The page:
During this time, I struggled to continue my education because most schools wouldn’t let me enrol without my certificates. When we finally found a school that allowed me to attend, it was far away from our home, and I was only able to audit classes. If my family and I were not so determined, I easily could have fallen behind in my education, which is something that happens to many refugees in Ecuador.
These challenges were difficult to navigate and understand as a young adolescent. I went from being the best student in my class in Colombia to struggling to adapt. Neither the school nor the teachers were interested or trained in how to support someone like me. I felt like I had to figure everything out on my own.
The integration process was also not easy for my parents, who were trying to figure out how to earn a living while navigating the complicated procedures required to obtain legal status for our family. We received a minimal amount of support from humanitarian organisations the first couple of months we were in Ecuador, but after that we were largely on our own.
On top of everything, there were numerous, mundane daily reminders that we were living far from home and unlikely to be able to return any time soon because of ongoing safety concerns.
Refugee voices must be at the centre
What I experienced motivated me to bring refugee voices to national and global platforms so that our opinions and ideas would be taken into account when formulating policies that impact our lives.
In 2015, I was one of 40 refugees selected to participate in national consultations convened by UNHCR and other organisations that aimed to motivate young refugees to take action to advocate for themselves. Meeting the other participants, I learned that so many of them had faced similar problems to the ones I had experienced – as well as other challenges I couldn’t even imagine. For the first time, I also felt the collective power refugees have to support each other and develop solutions to the challenges we face.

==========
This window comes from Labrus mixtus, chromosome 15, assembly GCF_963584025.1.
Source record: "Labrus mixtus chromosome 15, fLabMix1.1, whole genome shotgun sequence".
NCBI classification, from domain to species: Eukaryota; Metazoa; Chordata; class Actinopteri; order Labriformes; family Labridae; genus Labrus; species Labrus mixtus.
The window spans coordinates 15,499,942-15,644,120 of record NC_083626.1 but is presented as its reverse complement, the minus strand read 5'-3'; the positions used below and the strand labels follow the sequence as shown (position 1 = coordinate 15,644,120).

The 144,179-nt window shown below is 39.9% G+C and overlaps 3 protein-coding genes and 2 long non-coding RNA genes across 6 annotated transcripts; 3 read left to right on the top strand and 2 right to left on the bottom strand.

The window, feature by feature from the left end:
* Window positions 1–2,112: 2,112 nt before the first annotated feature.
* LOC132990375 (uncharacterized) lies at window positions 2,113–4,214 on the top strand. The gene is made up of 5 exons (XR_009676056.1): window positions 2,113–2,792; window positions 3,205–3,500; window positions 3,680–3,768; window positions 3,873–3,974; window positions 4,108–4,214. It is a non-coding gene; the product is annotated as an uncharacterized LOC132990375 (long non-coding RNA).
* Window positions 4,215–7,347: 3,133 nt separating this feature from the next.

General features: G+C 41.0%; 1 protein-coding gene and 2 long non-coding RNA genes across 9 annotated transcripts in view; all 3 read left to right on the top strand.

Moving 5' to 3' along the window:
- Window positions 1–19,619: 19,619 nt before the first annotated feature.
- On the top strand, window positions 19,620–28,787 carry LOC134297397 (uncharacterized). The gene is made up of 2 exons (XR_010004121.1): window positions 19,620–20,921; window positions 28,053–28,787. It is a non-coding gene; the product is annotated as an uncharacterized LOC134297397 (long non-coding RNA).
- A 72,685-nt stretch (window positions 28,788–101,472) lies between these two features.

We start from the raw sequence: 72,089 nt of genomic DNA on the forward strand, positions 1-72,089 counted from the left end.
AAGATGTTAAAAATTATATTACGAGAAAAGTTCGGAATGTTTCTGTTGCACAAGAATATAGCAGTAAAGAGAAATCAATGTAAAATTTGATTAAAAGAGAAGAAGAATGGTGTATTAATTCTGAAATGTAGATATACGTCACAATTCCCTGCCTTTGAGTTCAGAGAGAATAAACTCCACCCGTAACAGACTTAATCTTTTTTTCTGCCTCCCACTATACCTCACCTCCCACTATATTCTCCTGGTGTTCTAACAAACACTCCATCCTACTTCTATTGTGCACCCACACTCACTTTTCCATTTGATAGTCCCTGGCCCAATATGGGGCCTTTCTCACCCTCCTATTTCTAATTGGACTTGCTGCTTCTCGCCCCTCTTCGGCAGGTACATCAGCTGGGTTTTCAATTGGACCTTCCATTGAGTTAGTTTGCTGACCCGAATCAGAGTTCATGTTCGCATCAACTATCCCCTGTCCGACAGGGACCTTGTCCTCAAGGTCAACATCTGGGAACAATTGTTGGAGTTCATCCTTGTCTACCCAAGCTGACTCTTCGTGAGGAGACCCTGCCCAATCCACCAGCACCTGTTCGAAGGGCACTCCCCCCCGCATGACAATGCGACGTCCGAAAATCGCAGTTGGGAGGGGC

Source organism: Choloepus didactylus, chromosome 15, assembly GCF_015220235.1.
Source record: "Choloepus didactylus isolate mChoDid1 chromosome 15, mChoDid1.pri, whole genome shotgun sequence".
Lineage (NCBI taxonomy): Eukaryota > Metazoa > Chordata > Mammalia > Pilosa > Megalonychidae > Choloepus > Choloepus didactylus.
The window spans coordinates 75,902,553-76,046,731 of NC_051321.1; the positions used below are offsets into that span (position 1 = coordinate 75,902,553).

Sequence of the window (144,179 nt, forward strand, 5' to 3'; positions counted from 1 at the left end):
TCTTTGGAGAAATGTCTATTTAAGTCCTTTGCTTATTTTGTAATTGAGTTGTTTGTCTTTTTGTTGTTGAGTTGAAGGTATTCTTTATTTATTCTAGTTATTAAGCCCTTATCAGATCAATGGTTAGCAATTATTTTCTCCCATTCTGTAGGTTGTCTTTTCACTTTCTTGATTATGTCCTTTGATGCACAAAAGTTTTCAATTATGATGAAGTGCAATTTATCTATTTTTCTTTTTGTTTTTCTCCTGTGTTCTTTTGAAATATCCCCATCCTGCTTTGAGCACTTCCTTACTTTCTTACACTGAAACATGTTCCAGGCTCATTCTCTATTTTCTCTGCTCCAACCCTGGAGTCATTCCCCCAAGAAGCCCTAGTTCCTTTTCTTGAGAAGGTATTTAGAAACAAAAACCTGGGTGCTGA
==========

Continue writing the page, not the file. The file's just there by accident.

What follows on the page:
“It is critical that refugee voices are not just included in national and international fora to make the discussions appear inclusive only to be ignored when it comes time to make actual decisions.”
Afterwards, I was selected to be a founding member of UNHCR’s Global Youth Advisory Council, which allowed me to contribute recommendations to the 2018 Global Compact on Refugees. One of the main points we argued at the time was that refugees should not be looked at as beneficiaries but as active participants in coming up with sustainable solutions to the challenges we face.
I continue to be a firm believer in this idea as a first step towards making sure forcibly displaced people have the support and resources we need to be able to live safe, stable, and prosperous lives. Much lip service has been paid to it in recent years, and some progress has been made on bringing refugee voices into the room. But more is needed.
It is critical that refugee voices are not just included in national and international fora to make the discussions appear inclusive only to be ignored when it comes time to make actual decisions. Refugee voices must be at the centre of conversations about the issues and policies that have a direct impact on our lives.
This is particularly important in Latin America, where refugees have long been overlooked because narratives about migration in the region have been led by the interests of the Global North rather than the voices of those seeking protection.
Many refugees in the region are prepared to speak up, and we have first-hand experience of what does and does not work when it comes to the policies that impact our lives. If our voices are taken into account, I believe we will see significant progress in the global refugee protection system’s ability to support and assist refugees.
Edited by Moulid Hujale and Eric Reidy.